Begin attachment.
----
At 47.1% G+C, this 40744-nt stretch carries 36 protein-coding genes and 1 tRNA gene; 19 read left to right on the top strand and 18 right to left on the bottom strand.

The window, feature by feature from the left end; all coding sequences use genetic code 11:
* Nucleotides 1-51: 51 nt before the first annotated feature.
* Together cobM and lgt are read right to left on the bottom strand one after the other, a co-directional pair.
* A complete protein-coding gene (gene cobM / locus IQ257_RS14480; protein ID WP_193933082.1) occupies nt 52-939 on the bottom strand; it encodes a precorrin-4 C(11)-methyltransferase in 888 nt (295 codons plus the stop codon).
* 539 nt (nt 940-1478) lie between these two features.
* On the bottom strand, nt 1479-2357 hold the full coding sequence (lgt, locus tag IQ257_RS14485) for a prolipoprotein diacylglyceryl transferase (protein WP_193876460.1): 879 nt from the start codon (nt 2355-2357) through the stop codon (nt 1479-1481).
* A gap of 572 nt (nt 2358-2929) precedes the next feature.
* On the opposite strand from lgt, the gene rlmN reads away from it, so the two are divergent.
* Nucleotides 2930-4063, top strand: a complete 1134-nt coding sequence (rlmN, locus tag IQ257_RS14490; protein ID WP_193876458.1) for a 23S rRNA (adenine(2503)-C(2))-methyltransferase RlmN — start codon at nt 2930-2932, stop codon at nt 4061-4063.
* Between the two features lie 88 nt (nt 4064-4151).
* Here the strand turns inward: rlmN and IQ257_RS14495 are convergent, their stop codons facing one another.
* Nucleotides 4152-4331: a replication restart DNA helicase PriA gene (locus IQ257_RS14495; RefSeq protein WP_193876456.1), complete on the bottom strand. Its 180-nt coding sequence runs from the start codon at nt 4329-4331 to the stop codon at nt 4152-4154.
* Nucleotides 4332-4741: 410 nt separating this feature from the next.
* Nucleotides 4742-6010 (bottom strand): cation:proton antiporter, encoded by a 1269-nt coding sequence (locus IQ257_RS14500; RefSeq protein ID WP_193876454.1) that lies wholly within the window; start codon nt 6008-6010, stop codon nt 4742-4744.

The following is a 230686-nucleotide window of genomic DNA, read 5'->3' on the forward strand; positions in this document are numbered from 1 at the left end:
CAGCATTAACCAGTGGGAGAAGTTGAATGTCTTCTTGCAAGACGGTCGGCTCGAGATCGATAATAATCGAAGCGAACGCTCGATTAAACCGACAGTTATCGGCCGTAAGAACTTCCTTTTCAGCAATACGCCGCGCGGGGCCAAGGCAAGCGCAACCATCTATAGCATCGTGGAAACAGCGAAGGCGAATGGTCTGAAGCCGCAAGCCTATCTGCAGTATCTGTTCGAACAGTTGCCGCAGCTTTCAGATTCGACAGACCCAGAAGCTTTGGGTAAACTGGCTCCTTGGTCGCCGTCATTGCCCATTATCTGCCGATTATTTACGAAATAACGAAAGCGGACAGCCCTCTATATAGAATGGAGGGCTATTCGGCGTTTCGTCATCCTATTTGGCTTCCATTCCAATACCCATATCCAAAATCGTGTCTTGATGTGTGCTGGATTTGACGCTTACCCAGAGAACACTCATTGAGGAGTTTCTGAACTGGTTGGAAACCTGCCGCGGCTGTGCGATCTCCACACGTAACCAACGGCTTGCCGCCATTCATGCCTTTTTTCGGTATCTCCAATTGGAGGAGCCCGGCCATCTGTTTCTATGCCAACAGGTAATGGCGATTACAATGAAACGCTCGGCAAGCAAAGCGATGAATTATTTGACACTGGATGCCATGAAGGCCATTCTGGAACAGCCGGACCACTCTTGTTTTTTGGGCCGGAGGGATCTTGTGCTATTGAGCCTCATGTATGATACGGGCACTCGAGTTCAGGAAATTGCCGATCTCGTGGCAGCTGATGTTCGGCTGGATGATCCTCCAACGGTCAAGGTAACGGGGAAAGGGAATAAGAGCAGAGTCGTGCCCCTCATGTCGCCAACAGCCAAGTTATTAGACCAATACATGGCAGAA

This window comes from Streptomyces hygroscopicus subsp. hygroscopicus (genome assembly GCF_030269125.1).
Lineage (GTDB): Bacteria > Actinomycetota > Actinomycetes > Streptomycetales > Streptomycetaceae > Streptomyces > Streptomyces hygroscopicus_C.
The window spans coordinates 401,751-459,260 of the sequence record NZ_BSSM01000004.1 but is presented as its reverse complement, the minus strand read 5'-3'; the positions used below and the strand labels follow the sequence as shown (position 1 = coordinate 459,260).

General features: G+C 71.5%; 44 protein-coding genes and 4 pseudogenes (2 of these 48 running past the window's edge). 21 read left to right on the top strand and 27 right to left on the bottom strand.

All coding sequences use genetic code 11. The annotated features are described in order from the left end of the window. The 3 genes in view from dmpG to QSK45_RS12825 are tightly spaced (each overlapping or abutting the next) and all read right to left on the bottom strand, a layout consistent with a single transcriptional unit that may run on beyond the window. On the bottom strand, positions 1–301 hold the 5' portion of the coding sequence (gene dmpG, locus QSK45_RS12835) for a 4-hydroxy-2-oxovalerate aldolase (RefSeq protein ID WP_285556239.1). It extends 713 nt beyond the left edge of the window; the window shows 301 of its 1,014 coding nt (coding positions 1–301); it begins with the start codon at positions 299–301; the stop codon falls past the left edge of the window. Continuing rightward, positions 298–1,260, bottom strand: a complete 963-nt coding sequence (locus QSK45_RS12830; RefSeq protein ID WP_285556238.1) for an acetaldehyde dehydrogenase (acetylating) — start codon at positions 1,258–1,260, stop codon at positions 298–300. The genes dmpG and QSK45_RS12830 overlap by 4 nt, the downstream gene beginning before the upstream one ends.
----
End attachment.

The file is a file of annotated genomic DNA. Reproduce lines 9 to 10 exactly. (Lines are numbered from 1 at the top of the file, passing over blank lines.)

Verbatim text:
* On the opposite strand from lgt, the gene rlmN reads away from it, so the two are divergent.
* Nucleotides 2930-4063, top strand: a complete 1134-nt coding sequence (rlmN, locus tag IQ257_RS14490; protein ID WP_193876458.1) for a 23S rRNA (adenine(2503)-C(2))-methyltransferase RlmN — start codon at nt 2930-2932, stop codon at nt 4061-4063.